Taylor Swift’s fans were wondering when she’d ever finish her brand new record, Red. Meanwhile, Swift realized the precise moment when the record was finally ready. It arrives in stores Monday (Oct. 22).
“I knew that the album was done when I literally wrote and wrote and wrote for two years and I wrote until I could not write anymore. I think that is when I knew,” she tells CMT.com. “I couldn’t physically, mentally, emotionally push myself to write one more song. At that point, I had 30 or 40 songs compiled for the record and it just was about paring it down to 16. It was not easy, but it is a good problem to have.”
During a recent swing through CMT, she cheerfully chatted about her latest co-writing sessions, her flashes of songwriting inspiration and her approach to turning music into an event.
CMT.com: For this record, did you write with people you had never met before?
Swift: I did. Writing with people I had never met before, walking into a studio to work with them, is something I am kind of used to, based on my experience writing in Nashville and co-writing with different people. Your publisher will set up meetings for you, and you won’t know the person. You will never have met the person before. You walk in and you tell them everything that is going on in your life. I think you just have to have a certain trust level and comfort level, and you just have to be able to walk in and bare your soul to a stranger. It can be really, really fun to have someone with fresh ears on the situation and hear what they come up with.
When you are meeting a songwriter, do you like to listen to what they have written in the past and already know where they are coming from?
I make co-writing sessions based on being a fan of what that writer has done before. When I was writing songs for this album, I didn’t have a lot of time to go in to 20 different writing sessions. I wanted to make sure that the people I was writing with were people I desperately wanted to write with. So I did that, and it was such a blast because I wanted the styles of those co-writers to rub off on my music, and it happened.
How often do you wake up with the idea for the perfect song in your head?
When I get an idea for a song, it could be in the middle of the night. It could be in the middle of the day. It could be in the middle of riding in the car with my friend, in which case I record it into my phone. My friends are so used to that now. If you cannot get it out of your head and it sticks with you, then that is how you know you need to finish it. I really don’t like to finish songs I am not into. I get bored. You know, “If this song is not going to make the album, why am I finishing it? This is a waste of time.”
When you do finish a song that you’ve written, who gets to hear it?
When I write a song and I am in love with it, I’ll play it for my mom, my dad, my record label president Scott [Borchetta]. I’ll play it for some of my closest friends that I know I can trust. For me, their reactions really help determine where that song is going to end up because they are very honest with me. If they are like (lightly) “Oh, that’s great,” they don’t like it! (laughs)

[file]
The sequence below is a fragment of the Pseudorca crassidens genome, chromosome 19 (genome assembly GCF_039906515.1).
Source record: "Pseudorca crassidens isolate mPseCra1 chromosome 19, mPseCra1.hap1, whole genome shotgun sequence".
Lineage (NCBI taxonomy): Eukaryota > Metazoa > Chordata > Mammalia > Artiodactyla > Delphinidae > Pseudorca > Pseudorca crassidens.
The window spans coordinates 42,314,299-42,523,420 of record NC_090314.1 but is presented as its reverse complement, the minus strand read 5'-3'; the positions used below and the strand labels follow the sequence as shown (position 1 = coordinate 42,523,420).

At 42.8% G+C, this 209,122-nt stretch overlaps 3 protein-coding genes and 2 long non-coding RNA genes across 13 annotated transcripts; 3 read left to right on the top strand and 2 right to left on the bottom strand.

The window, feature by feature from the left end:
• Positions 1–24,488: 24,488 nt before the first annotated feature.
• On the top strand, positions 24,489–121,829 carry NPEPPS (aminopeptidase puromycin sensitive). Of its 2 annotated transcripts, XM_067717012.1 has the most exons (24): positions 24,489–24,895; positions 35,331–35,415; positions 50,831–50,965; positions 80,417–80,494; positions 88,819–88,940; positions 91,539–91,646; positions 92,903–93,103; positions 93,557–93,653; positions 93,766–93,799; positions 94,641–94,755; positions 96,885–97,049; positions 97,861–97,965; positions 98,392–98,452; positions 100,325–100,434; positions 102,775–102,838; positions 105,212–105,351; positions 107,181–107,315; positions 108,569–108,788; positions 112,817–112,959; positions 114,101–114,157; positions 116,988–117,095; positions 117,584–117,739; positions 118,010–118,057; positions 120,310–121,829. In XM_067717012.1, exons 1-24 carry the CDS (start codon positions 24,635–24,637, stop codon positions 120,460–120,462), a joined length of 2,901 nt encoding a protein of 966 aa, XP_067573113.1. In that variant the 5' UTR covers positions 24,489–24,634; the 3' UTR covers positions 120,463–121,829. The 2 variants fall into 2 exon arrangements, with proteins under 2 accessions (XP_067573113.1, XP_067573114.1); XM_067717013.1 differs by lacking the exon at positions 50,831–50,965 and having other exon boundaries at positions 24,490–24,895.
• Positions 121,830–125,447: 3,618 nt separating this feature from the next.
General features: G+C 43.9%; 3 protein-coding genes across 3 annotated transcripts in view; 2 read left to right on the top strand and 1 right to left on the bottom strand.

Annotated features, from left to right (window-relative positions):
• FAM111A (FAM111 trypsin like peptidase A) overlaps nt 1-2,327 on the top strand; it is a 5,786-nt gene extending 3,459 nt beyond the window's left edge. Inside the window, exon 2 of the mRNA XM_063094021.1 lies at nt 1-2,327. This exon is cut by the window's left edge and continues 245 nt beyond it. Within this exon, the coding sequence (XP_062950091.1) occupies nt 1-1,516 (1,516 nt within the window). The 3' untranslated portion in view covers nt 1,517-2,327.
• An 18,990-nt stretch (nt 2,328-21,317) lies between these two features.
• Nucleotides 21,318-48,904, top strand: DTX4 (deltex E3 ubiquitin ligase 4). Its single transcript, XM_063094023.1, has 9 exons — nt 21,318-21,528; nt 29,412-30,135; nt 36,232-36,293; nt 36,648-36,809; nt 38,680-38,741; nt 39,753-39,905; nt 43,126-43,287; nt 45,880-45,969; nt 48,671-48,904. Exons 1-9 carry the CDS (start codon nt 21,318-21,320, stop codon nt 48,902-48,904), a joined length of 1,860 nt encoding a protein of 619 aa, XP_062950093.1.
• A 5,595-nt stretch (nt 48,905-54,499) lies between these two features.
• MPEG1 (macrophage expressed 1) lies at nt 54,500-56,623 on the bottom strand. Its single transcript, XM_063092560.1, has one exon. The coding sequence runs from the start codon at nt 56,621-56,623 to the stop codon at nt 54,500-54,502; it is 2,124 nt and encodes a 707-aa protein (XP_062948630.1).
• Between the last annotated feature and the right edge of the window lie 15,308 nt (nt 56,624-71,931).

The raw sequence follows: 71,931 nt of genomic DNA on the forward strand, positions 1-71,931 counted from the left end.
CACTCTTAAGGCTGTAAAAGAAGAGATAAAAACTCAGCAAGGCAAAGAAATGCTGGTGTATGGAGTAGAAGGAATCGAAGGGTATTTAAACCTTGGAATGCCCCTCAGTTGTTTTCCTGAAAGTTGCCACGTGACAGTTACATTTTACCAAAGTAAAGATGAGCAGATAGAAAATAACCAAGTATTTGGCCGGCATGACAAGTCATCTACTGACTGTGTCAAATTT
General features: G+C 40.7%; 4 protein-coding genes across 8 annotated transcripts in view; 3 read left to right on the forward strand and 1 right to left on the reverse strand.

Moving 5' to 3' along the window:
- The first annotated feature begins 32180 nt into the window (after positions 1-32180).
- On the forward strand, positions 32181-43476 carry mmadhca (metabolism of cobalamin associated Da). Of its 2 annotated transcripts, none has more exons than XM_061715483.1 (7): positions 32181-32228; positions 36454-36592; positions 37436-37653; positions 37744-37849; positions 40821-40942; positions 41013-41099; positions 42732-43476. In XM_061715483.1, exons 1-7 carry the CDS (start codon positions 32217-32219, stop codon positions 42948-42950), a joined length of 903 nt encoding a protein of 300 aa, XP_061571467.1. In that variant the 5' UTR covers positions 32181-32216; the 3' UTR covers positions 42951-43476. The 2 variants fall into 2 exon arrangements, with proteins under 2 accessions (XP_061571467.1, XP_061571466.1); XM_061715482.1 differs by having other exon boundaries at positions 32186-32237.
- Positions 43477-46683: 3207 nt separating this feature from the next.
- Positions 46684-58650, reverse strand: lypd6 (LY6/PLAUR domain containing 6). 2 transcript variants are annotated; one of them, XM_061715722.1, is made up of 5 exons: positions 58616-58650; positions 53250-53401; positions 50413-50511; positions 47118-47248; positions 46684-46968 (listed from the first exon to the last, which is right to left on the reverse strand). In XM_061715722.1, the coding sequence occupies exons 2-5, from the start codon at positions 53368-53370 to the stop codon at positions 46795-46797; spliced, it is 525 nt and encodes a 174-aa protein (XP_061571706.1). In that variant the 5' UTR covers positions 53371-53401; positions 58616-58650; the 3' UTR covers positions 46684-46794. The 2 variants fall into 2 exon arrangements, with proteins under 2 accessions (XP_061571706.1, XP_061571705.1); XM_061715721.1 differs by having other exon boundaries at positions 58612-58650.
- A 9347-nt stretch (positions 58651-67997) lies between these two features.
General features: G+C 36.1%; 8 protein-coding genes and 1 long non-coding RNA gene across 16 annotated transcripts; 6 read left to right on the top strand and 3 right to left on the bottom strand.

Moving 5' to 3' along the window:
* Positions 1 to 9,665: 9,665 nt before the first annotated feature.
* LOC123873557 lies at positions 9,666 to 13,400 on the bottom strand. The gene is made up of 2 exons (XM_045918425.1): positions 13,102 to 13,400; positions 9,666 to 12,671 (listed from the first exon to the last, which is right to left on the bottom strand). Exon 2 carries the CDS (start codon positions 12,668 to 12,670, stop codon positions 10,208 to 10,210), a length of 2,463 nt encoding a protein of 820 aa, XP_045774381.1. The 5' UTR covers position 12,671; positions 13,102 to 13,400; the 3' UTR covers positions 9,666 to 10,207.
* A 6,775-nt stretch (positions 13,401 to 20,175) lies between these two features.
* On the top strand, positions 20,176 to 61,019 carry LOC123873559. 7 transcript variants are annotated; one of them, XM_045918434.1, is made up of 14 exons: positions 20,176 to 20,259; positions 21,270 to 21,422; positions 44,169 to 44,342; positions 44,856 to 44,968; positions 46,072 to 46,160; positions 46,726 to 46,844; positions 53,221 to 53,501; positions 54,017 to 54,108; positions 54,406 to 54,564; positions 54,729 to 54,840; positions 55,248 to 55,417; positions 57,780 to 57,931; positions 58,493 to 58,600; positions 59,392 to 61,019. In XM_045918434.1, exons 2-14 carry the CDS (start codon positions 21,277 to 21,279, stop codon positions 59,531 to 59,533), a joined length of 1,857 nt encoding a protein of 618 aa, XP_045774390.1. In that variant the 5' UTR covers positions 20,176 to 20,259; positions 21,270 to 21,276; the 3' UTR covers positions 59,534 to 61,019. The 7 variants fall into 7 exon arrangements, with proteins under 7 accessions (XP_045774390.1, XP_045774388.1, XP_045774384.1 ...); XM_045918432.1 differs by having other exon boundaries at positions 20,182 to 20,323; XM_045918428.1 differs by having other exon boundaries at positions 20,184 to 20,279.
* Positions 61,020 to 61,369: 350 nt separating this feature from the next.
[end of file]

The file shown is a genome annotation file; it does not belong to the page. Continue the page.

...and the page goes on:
Are you into power ballads? Do you have any power ballads on your own playlists?
Sure. Absolutely, I have a lot of rap. I have a lot of acoustic. I have a lot of folk-influenced [songs]. I have a lot of things that people have not heard yet because I am digging around trying to find the thing that has a cool melody that my friends will hear and go, “Oh, that’s great, what’s that!?” I really like turning my friends on to new music.
So are there any words or phrases we will never hear in one of your songs?
I don’t really swear in my songs. I guess there are certain things I shy away from. I try to shy away from things that sound like they have been said too many times, or I will put a twist on them so they sound a little bit new. I think it’s all about finding a new way to say something that can speak to people. It’s a difficult thing to do, for sure.
Yeah, and to make it still sound conversational.
I think that conversational writing is something I have always gravitated towards. That way, it’s very natural. It’s like you’re being told a story by one of your friends. That’s what I love when I try and find new songs. I always go for lyrics that sound conversational.
Are you a fan of vinyl records? Do you have a vinyl collection?
I love vinyl. I think it turns music into an event. You get out your vinyl record, you put it on your record player and it turns it into something you are doing that evening. I really love it. I loved putting my last album out on vinyl. It was really exciting.
Sometimes I’ll interview songwriters who talk about how certain guitars might have a song in them, waiting to come out. Do you identify with that?
Not at all. I have never identified songwriting with a certain room or a specific pair of shoes or a guitar. I feel like ideas are randomly floating around up in the sky and, every once in a while, one kind of lands right next to your head. And you have the opportunity to reach up and grab it at the right time. Sometimes you’ll be asleep and you have an idea, and you think, “I can remember that tomorrow.” And you wake up the next morning and it’s just gone. It’s the most frustrating feeling because you swear to yourself, “That was it, that was the best song that I have ever written — and now it’s gone!”